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Indiennes (English version)

Dernière mise à jour : 10 avr. 2020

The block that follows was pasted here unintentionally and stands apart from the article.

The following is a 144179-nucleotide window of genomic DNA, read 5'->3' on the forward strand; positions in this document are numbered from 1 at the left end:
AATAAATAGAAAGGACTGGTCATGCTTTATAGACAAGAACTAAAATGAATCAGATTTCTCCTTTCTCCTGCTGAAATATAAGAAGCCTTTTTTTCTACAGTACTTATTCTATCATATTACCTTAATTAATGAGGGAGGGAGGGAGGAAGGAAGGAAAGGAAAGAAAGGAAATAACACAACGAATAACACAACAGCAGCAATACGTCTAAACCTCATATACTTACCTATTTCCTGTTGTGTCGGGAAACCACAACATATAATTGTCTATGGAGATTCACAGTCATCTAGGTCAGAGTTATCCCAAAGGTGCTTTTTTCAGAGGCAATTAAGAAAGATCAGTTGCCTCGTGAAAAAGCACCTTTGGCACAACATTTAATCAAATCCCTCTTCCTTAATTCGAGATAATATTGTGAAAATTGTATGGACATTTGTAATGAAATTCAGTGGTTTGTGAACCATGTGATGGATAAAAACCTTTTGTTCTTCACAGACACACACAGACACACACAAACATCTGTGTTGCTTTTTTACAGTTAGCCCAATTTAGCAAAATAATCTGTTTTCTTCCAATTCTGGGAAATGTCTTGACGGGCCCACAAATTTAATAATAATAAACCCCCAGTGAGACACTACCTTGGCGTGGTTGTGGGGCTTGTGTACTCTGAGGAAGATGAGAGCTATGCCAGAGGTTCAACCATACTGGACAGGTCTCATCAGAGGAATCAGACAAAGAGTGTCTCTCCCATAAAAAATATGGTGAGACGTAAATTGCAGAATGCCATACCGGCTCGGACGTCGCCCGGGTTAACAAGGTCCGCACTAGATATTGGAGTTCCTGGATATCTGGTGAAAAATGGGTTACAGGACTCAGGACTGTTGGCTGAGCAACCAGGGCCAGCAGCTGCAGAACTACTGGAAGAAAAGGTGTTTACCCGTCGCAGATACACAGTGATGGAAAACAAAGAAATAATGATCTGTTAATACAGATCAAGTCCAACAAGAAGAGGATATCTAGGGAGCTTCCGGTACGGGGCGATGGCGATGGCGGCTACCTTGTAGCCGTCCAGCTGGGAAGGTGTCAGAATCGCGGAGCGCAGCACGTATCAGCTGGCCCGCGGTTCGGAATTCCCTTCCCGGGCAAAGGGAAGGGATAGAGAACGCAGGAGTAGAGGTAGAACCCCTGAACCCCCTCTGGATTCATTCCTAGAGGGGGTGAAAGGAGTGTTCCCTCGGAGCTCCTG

The origins of European textile printing The history of textile printing begins in India. Since ancient times (perhaps 2000 years before our era), Indian craftsmen have passed on from generation to generation the secrets of the art of decorating cotton canvases. Long, complex and empirical, the manufacturing processes of these Indian women are based on the use of mordants, metal salts which, applied to canvas, have the property of fixing dye dyes. This mastery of chemical processes gives birth to a palette of rich and brilliant colors, dominated by madder reds and indigo blues. The Portuguese, the first, bring back to Europe these cotton fabrics painted and printed in India. The Indian are the first prints, brought to Europe at the end of the 16th century. They quickly seduce an era accustomed to heavy silks, woolen fabrics and linen fabrics. Indian dresses please with their freshness and the hangings light up the interiors. Here the visitor discovers the secret of these prints with rich patterns in brilliant hues which is based on the principle of mordant, metallic salt which fixes the dye on the fiber. The intensification of trade relations between East and West during the 17th century ensured the triumph of these light fabrics, very resistant to light and washing, with lively and varied decorations, also capable of satisfying the taste of Europeans for the exotic. In a society accustomed to heavy fabrics of silk and wool or plain linen fabrics, success is dazzling. The Indian Companies have no trouble selling increasingly large freight. Decors and markets The iconography of Indian women is partly the result of a commercial strategy. In their rich decorative grammar, Indian artisans use, often in response to precise orders, the elements that best meet the demand of their customers. On the spot, the representatives of the Indian Companies give precise directives for the realization of decorations adapted to the European market. Stylized flowers figured without depth, in two dimensions, undulating stems, geometry of natural or imaginary plants create an ornamental botany where the elegance of the graphics and the balance of the bright colors prevail. European engravings circulate and serve as models; heraldic figures are placed on Indian hangings: the exchange of sensitivities ensures economic success. Museum of Printing on Fabrics - Mulhouse

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